Statistical analysis involved Kruskal-Wallis (K-W) one-way analysis of variance. (Nonparametric analysis was required because of the unequal distribution of data.)

3. Results and Discussion

Two very different types of waves were noted. The typical wave, described by Crane [1] and How et al. [6] and termed a “lateral” wave, involves extending the claw horizontally, raising it, and then lowering it down rapidly to the resting position over 1.0–1.5 seconds; simultaneously, the small claw is also raised and the crab rises up on its front pair of walking legs (see Figure 1(a)). For reasons that will be clear, we prefer to call this a “regular” wave rather than a “lateral” wave, since it involves a considerable vertical component. Regular waves were performed somewhat more by large than small males and were addressed to both males and females. However, they were directed toward other males at a far greater frequency than to females. This may be due, in part, to the greater number of males out on the surface. Large males waving to other large males did so at the greatest distance compared to the other combinations of wavers and receivers, illustrated in Figure 2(a) (K-W statistic = 15.4, ).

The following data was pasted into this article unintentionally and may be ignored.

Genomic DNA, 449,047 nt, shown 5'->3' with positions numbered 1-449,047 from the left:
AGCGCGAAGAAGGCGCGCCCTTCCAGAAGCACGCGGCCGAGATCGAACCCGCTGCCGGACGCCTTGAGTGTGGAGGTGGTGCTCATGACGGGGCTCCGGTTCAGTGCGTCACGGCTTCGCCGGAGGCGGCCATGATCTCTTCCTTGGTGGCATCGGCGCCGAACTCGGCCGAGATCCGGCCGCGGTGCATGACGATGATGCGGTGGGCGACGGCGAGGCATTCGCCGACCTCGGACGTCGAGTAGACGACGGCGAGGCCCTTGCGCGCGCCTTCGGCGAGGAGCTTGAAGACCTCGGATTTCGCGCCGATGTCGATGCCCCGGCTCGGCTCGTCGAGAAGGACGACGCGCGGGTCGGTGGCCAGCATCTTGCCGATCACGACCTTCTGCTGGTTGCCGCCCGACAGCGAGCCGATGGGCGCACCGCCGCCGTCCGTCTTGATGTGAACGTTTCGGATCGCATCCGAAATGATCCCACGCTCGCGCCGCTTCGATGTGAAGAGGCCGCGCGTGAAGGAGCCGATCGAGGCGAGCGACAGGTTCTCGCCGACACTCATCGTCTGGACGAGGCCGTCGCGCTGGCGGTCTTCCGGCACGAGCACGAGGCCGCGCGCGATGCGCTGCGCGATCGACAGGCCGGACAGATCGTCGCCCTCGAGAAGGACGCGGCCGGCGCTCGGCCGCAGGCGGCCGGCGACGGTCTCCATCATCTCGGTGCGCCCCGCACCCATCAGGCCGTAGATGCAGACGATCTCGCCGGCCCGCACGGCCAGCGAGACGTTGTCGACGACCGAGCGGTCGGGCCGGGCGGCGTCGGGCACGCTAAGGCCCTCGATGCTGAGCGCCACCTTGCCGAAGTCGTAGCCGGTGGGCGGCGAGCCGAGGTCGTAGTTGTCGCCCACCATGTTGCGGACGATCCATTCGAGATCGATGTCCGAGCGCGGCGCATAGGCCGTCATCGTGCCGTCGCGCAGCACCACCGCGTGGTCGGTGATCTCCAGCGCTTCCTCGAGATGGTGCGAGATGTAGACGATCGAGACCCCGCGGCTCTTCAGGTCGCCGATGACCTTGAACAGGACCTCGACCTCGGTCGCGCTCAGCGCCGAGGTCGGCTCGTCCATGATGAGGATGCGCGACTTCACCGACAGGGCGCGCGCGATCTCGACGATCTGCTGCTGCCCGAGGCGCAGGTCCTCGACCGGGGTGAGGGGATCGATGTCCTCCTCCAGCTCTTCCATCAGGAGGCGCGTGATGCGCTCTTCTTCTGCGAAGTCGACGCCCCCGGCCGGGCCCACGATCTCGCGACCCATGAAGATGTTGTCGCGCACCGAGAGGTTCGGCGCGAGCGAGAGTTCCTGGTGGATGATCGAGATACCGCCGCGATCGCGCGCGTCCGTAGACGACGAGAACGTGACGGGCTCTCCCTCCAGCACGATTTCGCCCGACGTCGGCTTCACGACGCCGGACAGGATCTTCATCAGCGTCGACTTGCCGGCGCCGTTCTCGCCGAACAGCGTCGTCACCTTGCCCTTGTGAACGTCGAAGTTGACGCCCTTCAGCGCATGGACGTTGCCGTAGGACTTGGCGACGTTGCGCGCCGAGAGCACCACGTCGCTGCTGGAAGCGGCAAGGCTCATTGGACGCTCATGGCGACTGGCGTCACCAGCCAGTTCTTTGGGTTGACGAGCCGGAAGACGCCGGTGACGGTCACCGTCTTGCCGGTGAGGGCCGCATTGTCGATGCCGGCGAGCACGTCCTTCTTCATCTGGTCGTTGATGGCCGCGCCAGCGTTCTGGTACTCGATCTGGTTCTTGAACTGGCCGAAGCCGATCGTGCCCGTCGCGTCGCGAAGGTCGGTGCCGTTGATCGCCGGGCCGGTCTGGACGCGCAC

fig1
Figure 1: Uca perplexa exhibiting (a) a vertical (regular) wave, shown here at top of maneuver and (b) a shoving match that began with rapid horizontal waves (RHW).
fig2
Figure 2: Regular waves (a) and RHW (b) in relation to distance, according to target. For (a), Kruskal-Wallis statistic = 15.5, ; data in (b) are not significantly different. Numbers of observations ( ) are in parentheses above graph bars.